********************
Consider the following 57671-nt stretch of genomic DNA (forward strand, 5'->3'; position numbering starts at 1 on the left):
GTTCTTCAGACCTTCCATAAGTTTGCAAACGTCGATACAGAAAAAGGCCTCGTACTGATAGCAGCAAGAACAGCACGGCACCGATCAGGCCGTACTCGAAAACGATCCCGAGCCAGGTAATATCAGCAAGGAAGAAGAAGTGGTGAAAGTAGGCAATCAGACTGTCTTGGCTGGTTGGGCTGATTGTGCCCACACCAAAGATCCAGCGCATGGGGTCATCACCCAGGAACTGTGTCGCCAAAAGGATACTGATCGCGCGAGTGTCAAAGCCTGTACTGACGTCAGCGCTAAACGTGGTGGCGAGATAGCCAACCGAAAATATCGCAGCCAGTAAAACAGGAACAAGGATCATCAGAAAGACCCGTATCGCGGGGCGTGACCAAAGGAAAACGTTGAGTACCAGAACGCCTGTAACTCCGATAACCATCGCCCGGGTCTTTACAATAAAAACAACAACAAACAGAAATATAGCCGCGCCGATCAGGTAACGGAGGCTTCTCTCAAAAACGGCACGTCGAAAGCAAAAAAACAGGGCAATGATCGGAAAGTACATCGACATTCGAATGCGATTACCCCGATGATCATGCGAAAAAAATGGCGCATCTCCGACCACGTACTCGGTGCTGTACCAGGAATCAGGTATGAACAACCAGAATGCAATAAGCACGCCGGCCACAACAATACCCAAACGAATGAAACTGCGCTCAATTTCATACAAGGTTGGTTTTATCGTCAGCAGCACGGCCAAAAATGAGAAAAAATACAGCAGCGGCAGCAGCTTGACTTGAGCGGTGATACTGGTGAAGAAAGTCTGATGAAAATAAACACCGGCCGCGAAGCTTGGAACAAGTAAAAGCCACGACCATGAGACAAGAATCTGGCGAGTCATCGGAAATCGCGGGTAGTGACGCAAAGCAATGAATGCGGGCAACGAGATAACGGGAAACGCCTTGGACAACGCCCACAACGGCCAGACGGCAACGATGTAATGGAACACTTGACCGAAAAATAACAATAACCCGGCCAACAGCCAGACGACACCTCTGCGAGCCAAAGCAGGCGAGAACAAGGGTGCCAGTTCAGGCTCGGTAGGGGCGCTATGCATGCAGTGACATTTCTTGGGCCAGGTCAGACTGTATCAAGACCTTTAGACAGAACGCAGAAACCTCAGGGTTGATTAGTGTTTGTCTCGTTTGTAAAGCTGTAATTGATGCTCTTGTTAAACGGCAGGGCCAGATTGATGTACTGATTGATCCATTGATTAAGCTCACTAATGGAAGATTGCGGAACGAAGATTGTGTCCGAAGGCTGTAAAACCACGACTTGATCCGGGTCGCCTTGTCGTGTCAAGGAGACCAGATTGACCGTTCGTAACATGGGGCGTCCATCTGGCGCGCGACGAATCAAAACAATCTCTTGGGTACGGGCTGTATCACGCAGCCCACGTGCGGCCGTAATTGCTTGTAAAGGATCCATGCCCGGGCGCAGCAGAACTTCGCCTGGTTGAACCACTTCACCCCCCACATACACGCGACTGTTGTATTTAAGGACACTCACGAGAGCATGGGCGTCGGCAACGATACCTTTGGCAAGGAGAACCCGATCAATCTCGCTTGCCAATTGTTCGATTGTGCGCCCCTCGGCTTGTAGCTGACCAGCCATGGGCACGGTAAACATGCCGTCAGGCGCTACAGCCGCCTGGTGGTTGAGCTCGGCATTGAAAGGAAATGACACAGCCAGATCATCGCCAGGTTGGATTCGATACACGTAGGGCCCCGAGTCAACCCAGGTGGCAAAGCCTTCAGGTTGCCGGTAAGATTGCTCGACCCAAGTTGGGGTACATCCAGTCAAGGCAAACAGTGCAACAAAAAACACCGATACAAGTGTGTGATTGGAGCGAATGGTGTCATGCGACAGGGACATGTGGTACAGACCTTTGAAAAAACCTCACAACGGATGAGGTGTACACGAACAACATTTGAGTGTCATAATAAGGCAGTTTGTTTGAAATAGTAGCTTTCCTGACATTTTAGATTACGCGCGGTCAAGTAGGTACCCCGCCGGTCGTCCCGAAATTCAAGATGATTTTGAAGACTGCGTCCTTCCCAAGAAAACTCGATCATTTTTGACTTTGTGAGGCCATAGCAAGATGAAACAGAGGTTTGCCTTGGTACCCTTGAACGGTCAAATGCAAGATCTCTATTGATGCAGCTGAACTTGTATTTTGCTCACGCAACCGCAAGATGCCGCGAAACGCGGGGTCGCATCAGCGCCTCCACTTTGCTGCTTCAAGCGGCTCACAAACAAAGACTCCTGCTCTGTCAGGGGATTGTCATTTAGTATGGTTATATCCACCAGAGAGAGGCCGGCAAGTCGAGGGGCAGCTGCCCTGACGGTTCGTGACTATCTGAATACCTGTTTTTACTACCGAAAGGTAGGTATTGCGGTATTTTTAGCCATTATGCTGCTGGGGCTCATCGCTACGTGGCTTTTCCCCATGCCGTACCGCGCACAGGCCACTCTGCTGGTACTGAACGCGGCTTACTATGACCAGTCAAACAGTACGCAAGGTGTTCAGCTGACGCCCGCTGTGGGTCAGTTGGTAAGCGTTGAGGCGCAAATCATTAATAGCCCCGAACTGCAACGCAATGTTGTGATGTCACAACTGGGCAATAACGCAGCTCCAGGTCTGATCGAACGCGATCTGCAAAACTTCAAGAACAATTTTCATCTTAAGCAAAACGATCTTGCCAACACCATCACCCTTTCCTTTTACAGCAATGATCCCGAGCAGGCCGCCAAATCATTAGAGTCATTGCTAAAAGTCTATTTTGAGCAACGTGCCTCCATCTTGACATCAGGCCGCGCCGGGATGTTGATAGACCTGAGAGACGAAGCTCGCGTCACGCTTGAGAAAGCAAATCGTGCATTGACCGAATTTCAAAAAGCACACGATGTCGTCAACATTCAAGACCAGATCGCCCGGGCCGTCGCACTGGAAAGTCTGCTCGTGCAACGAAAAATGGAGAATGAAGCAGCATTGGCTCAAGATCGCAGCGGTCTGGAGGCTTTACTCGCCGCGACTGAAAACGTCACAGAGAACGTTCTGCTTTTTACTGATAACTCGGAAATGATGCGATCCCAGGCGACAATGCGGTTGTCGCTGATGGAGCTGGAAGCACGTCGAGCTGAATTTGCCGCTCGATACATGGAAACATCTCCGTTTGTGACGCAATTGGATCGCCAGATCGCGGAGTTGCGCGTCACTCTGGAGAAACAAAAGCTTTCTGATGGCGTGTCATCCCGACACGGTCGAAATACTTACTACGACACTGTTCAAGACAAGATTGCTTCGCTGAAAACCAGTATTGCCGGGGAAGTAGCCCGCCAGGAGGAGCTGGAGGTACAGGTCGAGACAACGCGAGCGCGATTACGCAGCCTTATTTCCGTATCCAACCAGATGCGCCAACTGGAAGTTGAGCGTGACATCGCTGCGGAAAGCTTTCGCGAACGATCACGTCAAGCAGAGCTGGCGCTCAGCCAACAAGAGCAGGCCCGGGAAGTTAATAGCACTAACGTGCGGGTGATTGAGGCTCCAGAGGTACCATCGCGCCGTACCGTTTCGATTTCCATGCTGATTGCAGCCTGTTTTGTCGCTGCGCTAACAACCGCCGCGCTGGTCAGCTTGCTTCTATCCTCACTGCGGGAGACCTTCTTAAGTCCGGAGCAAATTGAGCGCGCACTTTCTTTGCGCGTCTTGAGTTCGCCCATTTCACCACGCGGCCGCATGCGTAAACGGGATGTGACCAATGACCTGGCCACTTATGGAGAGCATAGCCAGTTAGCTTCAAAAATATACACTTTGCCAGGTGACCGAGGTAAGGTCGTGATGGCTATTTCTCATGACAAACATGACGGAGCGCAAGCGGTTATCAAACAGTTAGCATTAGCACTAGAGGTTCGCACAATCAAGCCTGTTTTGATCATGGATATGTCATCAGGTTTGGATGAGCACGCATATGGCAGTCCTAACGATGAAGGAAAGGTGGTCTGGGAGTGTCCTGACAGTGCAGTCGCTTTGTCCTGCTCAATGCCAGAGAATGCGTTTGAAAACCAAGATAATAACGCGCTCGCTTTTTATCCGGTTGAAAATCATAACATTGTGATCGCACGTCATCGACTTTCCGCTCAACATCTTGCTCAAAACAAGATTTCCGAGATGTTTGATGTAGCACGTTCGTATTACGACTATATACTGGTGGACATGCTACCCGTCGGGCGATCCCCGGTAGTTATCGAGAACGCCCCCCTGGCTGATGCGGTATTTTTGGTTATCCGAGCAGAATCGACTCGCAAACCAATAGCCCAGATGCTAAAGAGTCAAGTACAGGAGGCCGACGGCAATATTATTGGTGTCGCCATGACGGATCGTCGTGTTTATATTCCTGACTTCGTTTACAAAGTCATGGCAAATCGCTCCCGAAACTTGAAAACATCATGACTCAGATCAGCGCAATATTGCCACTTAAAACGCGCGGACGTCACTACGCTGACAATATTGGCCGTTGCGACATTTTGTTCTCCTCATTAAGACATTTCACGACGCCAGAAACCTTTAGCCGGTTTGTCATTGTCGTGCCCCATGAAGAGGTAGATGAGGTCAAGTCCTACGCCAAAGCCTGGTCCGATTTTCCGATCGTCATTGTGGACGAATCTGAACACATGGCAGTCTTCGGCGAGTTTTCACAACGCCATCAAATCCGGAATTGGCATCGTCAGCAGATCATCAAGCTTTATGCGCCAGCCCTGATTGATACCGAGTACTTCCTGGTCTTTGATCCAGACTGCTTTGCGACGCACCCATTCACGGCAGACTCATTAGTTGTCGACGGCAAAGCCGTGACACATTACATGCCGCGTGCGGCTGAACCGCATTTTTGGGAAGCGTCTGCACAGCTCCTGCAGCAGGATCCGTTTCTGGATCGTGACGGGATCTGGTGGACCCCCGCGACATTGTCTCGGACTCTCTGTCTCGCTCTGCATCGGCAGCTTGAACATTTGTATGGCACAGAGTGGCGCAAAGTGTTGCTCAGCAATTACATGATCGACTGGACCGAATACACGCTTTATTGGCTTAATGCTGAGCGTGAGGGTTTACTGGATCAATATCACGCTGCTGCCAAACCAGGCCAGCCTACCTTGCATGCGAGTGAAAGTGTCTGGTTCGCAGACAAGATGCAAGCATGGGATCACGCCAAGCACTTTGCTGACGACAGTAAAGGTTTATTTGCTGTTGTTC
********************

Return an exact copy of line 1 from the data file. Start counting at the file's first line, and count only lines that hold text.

Consider the following 57671-nt stretch of genomic DNA (forward strand, 5'->3'; position numbering starts at 1 on the left):